Catherine D’Ignazio presented on Data Feminism, the new book she co-authored with Lauren Klein, on Wednesday, March 11th in Snell Library. D’Ignazio’s talk was also livestreamed by the NULab on Twitter and the archive can be found here. Klein and D’Ignazio’s book illustrates “a new way of thinking about data science and data ethics that is informed by the ideas of intersectional feminism.” In her talk, D’Ignazio discussed several examples where ideas of intersectionality are applied to data science and how power structures can be challenged and changed. Using intersectional feminist ideas theorized by Kimberlé Crenshaw, Klein and D’Ignazio discussed seven principles of data feminism: examine power, challenge power, rethink binaries and hierarchies, elevate emotion and embodiment, embrace pluralism, consider context, and make labor visible. While the talk focused on a small set of examples, the book is full of examples of the relationships between data and power, showing why data science should be feminist and how feminist principles can be applied to data science.
As an example of the “examine power” principle, D’Ignazio highlighted Patricia Hill Collins’ “matrix of domination” theory of structural oppression and discussed The Library of Missing Datasets (2016), an art installation by Mimi Onuoha. The core questions posed by Onuoha installation are: who is collecting data, why are they collecting the data, and most important, what data is being left out? This project helps show how data reflects existing power structures. For example, datasets (e.g., census data, social media data, or advertising profiles) are often collected by those in power for the purposes of maintaining power or making money. As a result of the priorities of those in power, some datasets get left out or go missing. Some missing datasets catalogued by this installation include: people excluded from public housing because of criminal records, Muslim mosques/communities surveilled by the FBI/CIA, and measurements for global web users that take into account shared devices and VPNs (see more here).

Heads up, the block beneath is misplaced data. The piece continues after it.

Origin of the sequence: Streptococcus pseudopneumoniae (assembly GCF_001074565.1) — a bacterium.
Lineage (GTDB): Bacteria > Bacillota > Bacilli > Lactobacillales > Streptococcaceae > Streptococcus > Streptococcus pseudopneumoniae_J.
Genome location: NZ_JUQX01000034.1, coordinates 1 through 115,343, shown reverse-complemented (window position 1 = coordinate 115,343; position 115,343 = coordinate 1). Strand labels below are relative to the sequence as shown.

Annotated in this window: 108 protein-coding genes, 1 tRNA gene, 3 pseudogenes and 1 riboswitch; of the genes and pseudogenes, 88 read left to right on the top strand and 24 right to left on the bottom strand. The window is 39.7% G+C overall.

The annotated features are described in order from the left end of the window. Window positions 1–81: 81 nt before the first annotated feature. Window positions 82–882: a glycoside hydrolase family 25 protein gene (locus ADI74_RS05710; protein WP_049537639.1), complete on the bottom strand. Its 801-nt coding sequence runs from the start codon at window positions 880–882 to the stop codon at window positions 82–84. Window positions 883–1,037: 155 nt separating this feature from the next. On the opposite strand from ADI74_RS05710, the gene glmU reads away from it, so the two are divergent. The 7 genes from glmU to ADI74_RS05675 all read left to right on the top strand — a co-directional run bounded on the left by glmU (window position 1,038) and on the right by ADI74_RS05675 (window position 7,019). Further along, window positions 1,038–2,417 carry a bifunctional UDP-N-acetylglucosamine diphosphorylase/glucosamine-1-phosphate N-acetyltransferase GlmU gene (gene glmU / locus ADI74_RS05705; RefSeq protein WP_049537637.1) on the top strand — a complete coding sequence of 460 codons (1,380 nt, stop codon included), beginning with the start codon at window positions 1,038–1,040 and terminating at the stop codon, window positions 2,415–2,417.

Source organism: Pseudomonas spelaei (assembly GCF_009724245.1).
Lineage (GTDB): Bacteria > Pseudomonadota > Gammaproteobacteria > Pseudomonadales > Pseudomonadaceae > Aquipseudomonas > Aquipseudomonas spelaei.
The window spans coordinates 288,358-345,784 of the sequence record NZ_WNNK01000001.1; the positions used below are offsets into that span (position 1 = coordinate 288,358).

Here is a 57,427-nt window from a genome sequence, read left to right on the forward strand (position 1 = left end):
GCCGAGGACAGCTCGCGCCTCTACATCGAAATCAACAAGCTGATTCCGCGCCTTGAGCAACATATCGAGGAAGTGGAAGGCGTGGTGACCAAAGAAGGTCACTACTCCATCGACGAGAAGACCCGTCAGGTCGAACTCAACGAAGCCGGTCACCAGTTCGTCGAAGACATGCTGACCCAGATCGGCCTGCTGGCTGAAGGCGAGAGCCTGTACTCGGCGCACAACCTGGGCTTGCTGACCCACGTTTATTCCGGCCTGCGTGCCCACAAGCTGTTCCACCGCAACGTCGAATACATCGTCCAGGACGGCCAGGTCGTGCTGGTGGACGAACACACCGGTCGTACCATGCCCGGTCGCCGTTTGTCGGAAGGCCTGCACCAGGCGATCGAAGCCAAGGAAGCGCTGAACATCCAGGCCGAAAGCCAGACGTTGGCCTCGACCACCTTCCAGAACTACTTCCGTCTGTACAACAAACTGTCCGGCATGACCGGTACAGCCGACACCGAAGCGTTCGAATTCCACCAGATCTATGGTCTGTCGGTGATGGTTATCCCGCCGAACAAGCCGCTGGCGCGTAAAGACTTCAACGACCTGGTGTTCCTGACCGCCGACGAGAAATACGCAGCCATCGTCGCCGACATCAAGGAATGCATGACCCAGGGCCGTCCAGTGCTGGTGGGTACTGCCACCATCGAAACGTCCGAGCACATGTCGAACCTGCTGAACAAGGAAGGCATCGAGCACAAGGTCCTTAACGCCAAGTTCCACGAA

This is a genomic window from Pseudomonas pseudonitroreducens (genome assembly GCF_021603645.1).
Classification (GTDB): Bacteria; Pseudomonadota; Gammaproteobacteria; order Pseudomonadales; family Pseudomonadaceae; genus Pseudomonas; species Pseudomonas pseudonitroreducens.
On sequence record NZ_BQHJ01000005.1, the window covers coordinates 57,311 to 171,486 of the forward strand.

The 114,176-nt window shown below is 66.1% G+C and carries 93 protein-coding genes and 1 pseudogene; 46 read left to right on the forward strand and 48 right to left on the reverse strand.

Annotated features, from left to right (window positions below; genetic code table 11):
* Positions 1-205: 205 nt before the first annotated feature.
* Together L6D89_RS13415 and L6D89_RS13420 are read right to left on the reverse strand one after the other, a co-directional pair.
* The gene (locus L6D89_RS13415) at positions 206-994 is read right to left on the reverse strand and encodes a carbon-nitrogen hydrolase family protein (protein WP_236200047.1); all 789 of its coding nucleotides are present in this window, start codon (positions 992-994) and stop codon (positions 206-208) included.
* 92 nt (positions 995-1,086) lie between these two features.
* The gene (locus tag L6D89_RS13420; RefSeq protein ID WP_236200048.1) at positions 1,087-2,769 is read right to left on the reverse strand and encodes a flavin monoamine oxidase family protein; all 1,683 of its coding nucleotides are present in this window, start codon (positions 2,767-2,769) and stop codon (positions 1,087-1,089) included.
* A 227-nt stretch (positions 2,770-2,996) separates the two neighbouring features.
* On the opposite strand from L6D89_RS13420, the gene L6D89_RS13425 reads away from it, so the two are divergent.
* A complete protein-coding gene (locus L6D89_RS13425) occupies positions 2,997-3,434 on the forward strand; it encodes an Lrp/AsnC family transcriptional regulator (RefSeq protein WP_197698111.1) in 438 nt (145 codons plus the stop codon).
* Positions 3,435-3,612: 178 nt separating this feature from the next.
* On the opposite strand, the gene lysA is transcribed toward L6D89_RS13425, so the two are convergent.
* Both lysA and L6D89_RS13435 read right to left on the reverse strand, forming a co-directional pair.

Knowing what datasets are out there (i.e., examining power) informs action and so civil society groups are stepping in to collect and find missing datasets (i.e. challenging power). This leads to the question, when exactly do you make data science feminist? Klein and D’Ignazio’s answer is simple: all the time and everywhere. It matters who the personnel are that are filling positions all along the research process, including who is leading research, making decisions, and providing funding. Furthermore, the seven principles apply during the entire data science pipeline from funding to data collection to data analysis and visualization.
Data visualization is one area where data feminism is particularly important because it is often how people outside of the research process (including policymakers) interact with the research, draw conclusions, and make decisions. In her talk, D’Ignazio discussed the “rethink binaries and hierarchies” and “elevate emotion and embodiment” principles in relation to data visualization. Often visualizations rely on a false binary between reason and emotion, but we can have visualizations that include both. Many data visualization “best practices” typically include clean designs and aesthetics, and a “just the facts” approach to transmitting data. However, these best practices result in decontextualized visualizations like bar graphs where the visualization can be applied to any dataset, divorcing it from any emotional or affective stakes. By contrast, this visualization shows gun deaths in the United States not just as raw numbers, but in connection with the years of human life lost. When aggregated, the half a million years of human life cut short by gun violence in 2013 alone is truly horrifying and not something that could be captured in a bar chart. That is not to say that bar graphs are always inappropriate, but by applying data feminist principles to all aspects of the research process, we can create more informative and impactful research. Klein and D’Ignazio discuss more examples of data feminist applications in their book Data Feminism, available now. For further information, also see the Data + Feminism Lab and the Digital Humanities Lab.